Seventy-five percent of Rhode Island’s trees range from 40-80 years old with only 2 percent between 0-20 years old. This disparity affects wildlife needing early successional habitat, and also indicates fewer landowners are harvesting for timber production.

An average acre of Rhode Island forestland absorbs 1.3 metric tons of atmospheric carbon.


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  1. "since the 1970s we lost forest to development and infrastructure" but it didn’t note underlying this is population growth. In 1980 RI had 947,000 people, about 1.050,000 now. Adding over100,000 more people has an impact!
    As I have before, I’ll call attention to transportation and corporate policy that facilitating sprawl and deforestation: e.g. widening of Route 7 to accommodate Fidelity, building Route 99 for CVS, the I-295 interchange for Citizens Bank, all enabling big companies to move to the fringes, and even now, despite climate change imperatives, RIDOT’s 1950s thinking is prioritizing highway expansion – I-95 widening begins today, expanding capacity on Routes 195, 295, 4, 37, 146 is now in the RIDOT plan (while attacking transit and shifting funds away from bike projects) likely resulting in more sprawl and forest loss

  2. At the time of European settlement in this landscape that native people had thrived in for ten thousand years, most of the forests were in an old-growth condition. Today, Rhode Island has no old-growth forest, and very little forest that is 150-300 years old. Protecting all of its current forest and farmland and allowing significant forest to develop naturally with no management should be a much bigger priority than ensuring that the state continue to support young and successional habitat.

  3. I am all for the Forestry Act and its goals. However, I very much have doubts that it alone will be of really significant help. The State, through DEM, with this act or not, has no regulatory authority over the forest or any other landscape except in the matter of wetlands. The real authority to preserve forest by regulation—outside of the State’s ability to buy it— rests with local governments through their Comprehensive Plans, their land development ordinances supposedly in coordination with those Plans, and the decision making of Planning and Zoning Boards, and Town Councils.

    Conspicuously missing in that process? Conservation Commissions.

    With very few exceptions—a situation explored in detail in the environmental witness testimony during the Energy Facility Siting Board’s hearings of the Clear River Energy Center power plant proposal—Rhode Island conservation commissions, at all levels of local land use decision making, do not exploit the advisory powers given them by statute.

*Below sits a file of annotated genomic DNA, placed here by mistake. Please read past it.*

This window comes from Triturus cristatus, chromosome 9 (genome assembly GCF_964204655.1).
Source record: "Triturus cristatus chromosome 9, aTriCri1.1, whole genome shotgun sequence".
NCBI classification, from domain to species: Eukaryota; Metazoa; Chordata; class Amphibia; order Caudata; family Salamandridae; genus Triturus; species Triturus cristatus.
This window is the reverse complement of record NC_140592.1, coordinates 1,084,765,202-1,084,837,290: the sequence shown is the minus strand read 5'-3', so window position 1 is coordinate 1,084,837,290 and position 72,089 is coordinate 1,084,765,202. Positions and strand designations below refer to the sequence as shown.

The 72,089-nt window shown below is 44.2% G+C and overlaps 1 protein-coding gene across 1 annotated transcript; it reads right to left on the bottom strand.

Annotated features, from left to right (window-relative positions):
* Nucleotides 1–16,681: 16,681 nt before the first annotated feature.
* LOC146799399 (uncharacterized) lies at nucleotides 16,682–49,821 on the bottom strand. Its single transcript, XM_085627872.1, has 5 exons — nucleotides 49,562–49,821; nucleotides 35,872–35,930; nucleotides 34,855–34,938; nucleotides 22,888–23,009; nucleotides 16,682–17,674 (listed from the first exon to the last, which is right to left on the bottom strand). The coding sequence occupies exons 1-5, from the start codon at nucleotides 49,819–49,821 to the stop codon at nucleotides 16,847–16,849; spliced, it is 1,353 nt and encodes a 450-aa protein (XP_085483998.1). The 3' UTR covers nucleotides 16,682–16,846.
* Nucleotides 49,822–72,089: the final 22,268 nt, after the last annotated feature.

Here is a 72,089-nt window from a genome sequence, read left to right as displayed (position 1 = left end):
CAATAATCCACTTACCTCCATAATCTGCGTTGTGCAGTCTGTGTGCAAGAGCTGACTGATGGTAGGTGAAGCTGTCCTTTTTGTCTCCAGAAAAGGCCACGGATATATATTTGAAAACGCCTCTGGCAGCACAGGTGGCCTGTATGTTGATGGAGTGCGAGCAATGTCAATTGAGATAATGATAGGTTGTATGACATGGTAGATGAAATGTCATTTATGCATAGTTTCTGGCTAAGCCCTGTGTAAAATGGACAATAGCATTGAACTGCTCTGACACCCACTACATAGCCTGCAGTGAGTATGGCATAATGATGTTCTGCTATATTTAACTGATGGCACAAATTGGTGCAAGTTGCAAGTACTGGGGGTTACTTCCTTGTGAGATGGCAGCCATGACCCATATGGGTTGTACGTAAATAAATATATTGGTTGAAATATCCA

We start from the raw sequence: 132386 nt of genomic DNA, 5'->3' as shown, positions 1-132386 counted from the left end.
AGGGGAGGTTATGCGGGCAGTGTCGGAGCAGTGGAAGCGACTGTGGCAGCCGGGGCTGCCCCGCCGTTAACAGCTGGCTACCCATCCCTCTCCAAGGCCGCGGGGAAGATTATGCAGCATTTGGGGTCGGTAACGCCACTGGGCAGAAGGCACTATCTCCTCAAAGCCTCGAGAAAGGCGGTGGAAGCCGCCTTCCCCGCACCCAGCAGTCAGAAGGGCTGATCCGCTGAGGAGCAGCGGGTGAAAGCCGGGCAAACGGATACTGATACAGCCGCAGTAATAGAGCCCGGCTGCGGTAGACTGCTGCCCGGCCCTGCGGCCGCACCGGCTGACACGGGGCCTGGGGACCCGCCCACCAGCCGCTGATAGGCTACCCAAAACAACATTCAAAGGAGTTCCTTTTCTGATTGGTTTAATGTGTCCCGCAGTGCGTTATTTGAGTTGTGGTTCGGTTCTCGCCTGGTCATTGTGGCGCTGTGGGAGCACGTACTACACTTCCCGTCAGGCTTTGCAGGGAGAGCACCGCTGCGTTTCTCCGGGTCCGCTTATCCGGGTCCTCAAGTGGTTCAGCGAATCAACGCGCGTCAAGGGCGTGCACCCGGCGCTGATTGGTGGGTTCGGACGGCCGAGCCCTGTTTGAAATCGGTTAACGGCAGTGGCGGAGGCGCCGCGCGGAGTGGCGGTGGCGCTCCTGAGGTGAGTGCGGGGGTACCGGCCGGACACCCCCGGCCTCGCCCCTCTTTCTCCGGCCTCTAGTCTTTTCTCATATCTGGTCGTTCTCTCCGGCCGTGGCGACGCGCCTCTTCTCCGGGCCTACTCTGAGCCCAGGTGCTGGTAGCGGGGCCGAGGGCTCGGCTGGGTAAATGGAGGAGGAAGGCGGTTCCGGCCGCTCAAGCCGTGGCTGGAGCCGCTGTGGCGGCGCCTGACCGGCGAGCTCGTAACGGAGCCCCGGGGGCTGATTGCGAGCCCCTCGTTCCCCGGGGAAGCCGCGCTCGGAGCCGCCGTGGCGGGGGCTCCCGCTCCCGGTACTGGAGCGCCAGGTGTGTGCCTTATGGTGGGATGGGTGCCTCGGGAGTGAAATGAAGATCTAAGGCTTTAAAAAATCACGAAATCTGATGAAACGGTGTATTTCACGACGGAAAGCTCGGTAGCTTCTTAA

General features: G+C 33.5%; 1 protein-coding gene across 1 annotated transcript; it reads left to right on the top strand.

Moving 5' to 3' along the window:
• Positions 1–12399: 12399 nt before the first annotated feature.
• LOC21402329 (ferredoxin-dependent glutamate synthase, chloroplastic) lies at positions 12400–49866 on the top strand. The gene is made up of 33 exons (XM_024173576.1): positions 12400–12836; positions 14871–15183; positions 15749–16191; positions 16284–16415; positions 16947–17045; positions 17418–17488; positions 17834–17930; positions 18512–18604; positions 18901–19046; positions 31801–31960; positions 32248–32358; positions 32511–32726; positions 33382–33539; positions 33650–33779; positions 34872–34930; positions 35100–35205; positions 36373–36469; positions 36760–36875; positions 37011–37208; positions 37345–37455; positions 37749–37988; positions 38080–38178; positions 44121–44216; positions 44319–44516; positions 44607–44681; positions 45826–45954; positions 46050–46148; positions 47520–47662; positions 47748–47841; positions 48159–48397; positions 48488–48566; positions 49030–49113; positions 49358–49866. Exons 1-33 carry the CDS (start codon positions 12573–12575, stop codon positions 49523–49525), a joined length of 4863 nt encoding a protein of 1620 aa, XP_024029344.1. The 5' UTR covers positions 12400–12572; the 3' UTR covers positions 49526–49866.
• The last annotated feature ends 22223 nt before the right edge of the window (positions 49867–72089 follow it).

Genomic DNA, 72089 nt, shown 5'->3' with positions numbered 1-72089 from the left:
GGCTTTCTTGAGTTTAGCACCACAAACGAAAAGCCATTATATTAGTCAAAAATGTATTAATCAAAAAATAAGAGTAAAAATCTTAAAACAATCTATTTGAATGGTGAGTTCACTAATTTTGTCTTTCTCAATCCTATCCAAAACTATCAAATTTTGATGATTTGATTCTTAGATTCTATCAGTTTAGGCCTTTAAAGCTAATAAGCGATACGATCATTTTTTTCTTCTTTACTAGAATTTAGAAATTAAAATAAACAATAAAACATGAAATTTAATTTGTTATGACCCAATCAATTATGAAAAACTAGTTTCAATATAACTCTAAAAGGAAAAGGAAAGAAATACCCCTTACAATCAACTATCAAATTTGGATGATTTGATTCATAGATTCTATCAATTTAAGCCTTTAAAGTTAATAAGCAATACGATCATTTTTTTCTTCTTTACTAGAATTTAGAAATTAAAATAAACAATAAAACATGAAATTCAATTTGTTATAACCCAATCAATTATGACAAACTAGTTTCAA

A State Forests Commission, with only the most paltry staff support—like most of DEM’s divisions perennially on the same starvation diets—just isn’t going to accomplish much if they cannot connect with the one body in our various municipalities instituted to look after their local forests. So over here you have the professional expertise. And over there you have the amateur enthusiasm. But in between…

    No connection.

    Read the EFSB Clear River Energy Center hearings transcript of the cross examination of DEM Deputy Director for Fish and Wildlife, Jay Osenkowski. The crucial but unexploited asset for the protection of our forests that local Conservation Commissions represent is outlined in the question and answer exchanges between Invenergy attorney, Elizabeth Noonan, and Osenskowski.

  4. Bill
    The forest conservation act Senate bill #470, House # 5760 would achieve the following:
    Recognize the multitude of forest values in State law and the need to maintain these values for future generations. Nothing currently in State law recognizes forest values.
    It will require DEM to work with a forest conservation commission to:
    • Recommend new funding sources to conserve forests

    • Identify incentives to encourage forest landowners to maintain their land
    • Encourage forest conservation as a means to fight climate change
    • Increase and create new markets for Rhode Island forest products to store carbon long-term and create new jobs
    • Expand urban and community forestry programs
    • The bill provides incentives to encourage positive outcomes with no restrictions or regulations
    This would establish a very strong foundation to improve forest conservation in RI

  5. We need an organization like Save the Bay. We need citizen participation and focus on inland state parks. Now is an opportune time to raise consciousness about walking trails and camping opportunities – activities that inspire grassroots support.
    We need a group that can layout steps that individual citizens can take at the municipal level in order to fight developers with unlimited budgets to hire lawyers who know how to work the system. And…there should be groups that teach kids in schools to work for conservation in our forests – a group analogous to Clean Ocean Access.

  6. Is it literally impossible for humans to learn from mistakes of the past? We are not solving the problem of climate change if we are contributing to it by clear cutting large tracts of land.